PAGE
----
In 1997 Minister Francis Lotodo asked all non-Kalenjins to leave the Rift Valley, again contradicting the provisions of freedom of movement in the constitution. In September 1999 President Moi himself stated that government officials should deny "permits" to politicians who use public rallies to abuse other leaders. However, officials now have legal rights to cancel such rallies only if they are a threat to security or if there is another meeting in the same venue.69 The KANU government continued to use force to oppress the opposition in the late 1990s, even after the incorporation of the IPPG amendments to the Constitution. Peaceful rallies calling for political and constitutional reforms were persistently violently broken up by the security forces.
African Studies Quarterly | Volume 5, Issue 1 | Winter 2001 http://www.africa.ufl.edu/asq/v5/v5i1a1.pdf Human Rights Abuse in Kenya Under Daniel arap Moi, 1978-2001 | 13 On June 10, 1999, the police, complemented by a squad of "KANU youth" and the infamous jeshi la mzee (which in Swahili literally means, old man's militia), violently disrupted a peaceful rally organized by religious and civil society groups to protest the government's handling of the constitutional review process. A number of people, including the Reverend Timothy Njoya who has been vocal in criticizing the government, were seriously injured.70 The jeshi la mzee, allegedly sponsored by the Assistant Minister in the Office of the President, Fred Gumo, again appeared on the scene in May 1997 and was used to violently disrupt pro-reform rallies.71 Notwithstanding the elections, government was complicit to violence against its citizens who were exercising their rights of association and expression.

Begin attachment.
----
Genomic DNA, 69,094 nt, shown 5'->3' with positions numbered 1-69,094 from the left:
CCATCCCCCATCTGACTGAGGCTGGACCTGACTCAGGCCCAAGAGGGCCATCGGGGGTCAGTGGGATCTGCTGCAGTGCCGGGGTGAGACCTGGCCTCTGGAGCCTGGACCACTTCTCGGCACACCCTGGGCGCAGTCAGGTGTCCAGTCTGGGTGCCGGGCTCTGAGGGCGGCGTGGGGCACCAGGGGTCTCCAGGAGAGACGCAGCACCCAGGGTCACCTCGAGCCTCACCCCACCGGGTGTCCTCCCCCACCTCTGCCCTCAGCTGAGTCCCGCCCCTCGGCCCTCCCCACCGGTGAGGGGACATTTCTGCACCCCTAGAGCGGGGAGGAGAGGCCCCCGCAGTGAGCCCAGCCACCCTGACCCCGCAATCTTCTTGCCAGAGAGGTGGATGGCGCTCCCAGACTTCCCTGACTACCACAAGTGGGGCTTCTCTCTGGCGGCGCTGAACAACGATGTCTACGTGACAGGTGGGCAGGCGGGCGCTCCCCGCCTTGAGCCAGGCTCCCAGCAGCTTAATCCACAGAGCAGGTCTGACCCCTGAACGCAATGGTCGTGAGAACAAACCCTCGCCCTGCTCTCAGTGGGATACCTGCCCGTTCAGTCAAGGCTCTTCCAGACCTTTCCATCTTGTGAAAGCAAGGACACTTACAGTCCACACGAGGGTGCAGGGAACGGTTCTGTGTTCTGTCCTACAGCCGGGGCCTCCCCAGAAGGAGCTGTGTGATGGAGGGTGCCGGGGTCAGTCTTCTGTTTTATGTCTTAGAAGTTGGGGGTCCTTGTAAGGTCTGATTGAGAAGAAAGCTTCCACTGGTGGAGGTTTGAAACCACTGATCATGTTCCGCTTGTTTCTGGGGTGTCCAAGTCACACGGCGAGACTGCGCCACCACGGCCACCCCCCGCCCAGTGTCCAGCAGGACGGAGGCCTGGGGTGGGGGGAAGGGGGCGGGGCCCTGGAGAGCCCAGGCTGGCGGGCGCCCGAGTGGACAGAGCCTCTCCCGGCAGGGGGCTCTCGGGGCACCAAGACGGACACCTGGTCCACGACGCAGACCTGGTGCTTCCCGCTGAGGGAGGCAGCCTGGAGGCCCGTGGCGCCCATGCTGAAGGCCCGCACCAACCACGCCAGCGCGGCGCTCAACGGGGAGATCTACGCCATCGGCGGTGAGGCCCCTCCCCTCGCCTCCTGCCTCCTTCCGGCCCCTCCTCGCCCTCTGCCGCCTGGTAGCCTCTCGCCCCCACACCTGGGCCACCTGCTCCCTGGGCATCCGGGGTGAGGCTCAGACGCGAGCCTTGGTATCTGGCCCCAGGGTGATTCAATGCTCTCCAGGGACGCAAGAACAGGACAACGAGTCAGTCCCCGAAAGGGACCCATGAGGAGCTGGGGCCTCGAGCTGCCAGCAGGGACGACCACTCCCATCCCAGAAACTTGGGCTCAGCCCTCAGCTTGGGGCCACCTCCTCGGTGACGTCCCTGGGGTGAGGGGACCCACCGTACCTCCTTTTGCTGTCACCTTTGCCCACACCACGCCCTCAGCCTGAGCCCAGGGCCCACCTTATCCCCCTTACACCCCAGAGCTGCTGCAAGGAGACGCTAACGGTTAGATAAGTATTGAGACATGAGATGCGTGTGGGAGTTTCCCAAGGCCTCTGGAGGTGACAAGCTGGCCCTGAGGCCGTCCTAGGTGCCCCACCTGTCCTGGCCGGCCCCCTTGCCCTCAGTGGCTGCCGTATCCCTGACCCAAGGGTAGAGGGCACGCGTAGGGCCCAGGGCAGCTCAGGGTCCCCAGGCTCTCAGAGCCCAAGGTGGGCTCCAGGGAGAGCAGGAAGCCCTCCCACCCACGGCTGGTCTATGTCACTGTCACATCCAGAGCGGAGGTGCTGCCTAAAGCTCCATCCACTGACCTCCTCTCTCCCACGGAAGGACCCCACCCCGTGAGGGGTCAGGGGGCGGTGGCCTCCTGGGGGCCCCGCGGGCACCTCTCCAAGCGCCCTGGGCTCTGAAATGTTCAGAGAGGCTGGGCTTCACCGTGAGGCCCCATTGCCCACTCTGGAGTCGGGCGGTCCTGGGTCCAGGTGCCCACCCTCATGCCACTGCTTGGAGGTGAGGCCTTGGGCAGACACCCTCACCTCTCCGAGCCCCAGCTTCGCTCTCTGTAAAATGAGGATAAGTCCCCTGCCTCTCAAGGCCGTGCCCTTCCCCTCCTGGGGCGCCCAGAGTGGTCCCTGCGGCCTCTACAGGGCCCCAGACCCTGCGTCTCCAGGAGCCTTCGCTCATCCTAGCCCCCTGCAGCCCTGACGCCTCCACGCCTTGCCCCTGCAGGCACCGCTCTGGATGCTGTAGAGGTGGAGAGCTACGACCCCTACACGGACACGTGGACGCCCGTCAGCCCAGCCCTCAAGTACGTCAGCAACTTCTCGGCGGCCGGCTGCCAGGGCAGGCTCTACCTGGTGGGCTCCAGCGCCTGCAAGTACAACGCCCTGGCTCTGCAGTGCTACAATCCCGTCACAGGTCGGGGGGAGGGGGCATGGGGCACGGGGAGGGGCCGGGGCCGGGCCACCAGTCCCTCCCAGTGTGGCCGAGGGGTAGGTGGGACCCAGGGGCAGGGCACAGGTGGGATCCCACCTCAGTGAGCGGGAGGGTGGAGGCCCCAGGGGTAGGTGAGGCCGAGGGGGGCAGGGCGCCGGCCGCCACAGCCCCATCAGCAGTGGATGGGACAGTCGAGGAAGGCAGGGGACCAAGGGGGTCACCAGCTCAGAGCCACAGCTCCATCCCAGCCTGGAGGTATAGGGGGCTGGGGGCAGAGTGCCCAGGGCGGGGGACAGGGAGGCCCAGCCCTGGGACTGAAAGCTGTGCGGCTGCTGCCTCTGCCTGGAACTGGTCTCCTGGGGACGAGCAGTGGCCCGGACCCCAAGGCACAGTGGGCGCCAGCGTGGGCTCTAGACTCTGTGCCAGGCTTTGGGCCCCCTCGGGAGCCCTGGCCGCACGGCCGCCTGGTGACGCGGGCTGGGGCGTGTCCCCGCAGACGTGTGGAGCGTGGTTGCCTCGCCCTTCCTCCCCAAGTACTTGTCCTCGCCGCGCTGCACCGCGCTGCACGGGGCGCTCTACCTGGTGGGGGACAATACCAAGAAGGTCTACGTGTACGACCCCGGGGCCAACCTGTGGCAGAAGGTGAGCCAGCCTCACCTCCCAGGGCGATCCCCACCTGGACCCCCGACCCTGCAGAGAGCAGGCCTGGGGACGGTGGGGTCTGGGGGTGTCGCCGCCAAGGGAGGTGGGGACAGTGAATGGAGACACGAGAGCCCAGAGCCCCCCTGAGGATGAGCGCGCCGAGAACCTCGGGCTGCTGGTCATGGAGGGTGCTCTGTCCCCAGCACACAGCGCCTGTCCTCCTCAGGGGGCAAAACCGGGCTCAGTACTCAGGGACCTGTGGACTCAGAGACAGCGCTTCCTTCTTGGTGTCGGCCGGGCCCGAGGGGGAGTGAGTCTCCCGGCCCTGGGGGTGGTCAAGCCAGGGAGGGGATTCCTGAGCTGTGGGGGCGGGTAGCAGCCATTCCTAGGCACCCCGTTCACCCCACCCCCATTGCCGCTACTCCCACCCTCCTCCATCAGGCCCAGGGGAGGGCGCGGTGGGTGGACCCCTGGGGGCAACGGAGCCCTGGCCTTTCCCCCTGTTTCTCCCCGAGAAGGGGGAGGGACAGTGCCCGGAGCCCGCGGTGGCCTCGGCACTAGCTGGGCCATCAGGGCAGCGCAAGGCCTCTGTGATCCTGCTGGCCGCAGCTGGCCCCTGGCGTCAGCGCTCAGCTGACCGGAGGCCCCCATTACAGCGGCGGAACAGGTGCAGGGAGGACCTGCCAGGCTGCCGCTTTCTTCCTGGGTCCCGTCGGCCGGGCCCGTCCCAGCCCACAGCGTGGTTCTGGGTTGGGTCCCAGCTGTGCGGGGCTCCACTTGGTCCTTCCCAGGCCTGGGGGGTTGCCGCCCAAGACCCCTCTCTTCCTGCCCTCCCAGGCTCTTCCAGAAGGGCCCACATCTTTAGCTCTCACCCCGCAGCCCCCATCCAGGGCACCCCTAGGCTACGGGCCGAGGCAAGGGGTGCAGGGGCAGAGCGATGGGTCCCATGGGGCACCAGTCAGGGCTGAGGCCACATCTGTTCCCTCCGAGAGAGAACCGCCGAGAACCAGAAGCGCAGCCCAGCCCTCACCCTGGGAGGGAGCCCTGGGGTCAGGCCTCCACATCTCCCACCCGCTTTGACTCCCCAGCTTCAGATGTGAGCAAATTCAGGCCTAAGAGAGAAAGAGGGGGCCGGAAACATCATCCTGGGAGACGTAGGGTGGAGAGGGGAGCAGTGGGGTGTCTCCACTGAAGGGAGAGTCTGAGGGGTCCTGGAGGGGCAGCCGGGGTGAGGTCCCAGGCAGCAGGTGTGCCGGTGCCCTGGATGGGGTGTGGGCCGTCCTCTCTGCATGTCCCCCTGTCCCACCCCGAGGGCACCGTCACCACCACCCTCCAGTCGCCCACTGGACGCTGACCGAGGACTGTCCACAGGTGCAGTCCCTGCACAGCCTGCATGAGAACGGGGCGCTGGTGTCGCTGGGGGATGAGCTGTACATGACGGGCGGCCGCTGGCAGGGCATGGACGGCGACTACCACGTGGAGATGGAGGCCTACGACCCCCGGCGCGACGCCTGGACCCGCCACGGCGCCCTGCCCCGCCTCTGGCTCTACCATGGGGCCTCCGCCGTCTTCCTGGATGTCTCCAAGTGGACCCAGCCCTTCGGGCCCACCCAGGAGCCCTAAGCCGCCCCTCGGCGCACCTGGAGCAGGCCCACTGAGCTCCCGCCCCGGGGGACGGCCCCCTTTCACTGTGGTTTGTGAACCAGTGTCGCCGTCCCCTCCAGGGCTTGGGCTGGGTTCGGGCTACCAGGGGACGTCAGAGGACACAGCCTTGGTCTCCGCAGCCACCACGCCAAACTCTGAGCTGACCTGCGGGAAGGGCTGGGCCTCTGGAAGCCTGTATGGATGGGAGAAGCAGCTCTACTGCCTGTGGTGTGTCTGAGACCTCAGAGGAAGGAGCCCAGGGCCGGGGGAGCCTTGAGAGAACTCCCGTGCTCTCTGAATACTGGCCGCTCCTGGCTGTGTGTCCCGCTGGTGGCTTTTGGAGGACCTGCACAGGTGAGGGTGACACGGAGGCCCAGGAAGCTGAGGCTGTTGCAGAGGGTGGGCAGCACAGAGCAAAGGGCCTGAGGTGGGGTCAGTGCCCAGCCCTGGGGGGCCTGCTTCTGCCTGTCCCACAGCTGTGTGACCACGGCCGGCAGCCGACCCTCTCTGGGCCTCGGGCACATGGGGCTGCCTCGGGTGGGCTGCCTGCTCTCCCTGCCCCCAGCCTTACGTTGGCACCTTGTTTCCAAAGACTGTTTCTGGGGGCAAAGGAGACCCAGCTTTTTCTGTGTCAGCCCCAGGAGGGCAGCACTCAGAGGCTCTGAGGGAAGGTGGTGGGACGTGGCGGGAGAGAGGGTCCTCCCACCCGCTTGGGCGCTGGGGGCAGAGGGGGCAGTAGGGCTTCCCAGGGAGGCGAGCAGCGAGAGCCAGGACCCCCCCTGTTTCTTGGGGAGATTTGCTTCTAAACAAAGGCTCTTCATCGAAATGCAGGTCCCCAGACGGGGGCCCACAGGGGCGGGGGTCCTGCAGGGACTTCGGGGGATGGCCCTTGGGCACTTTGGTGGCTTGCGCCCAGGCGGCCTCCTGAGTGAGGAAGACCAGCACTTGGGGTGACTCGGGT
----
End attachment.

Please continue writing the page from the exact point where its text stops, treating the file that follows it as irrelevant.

The move to strengthen human rights in Kenya has run against the authoritarian rule of Daniel Arap Moi, and his patronage system. Reforms since the introduction of multipartism have created a stalemate between Moi's government and most of the opposition members of parliament, church leaders, and other pro-democracy and human rights advocates. Despite the reinstatement of multiparty elections and attempts to annul laws that permit abuse of human rights, government security agents and armed militia continue to violate civil and individual liberties. The main explanatory factor of why so little has changed is Moi's pattern of rule and his political beliefs.
Moi's centralization and personalization of power has led to the subordination of the functions of the judiciary and of parliament. As was the case during the de jure one-party state rule, human rights violations by his administration have continued even after the post-1992 and 1997 multiparty elections. Moi has persistently demonstrated unwillingness to uphold the sanctity of human rights at home. His administration has shown ambivalence in dealing with violence which has persisted in the country, particularly in the Rift Valley and the Coast Provinces.
It has been argued in this paper that were it not for the partial success of the IPPG in allowing President Moi and KANU to maintain control, the government would have used the Likoni-Kwale violence as an excuse to declare a state of emergency and thus postpone the elections indefinitely. Despite constitutional reform, the government has been unable to fulfill its obligation to the country's citizens as enshrined in the constitution and international human rights treaties that it is party to. In and of themselves, the elections of 1992 and 1997 proved insufficient to guarantee human rights. It is clear that an independent judiciary and an accountable police force are required if human rights and civil liberties are to be secured for the majority of Kenya's peoples.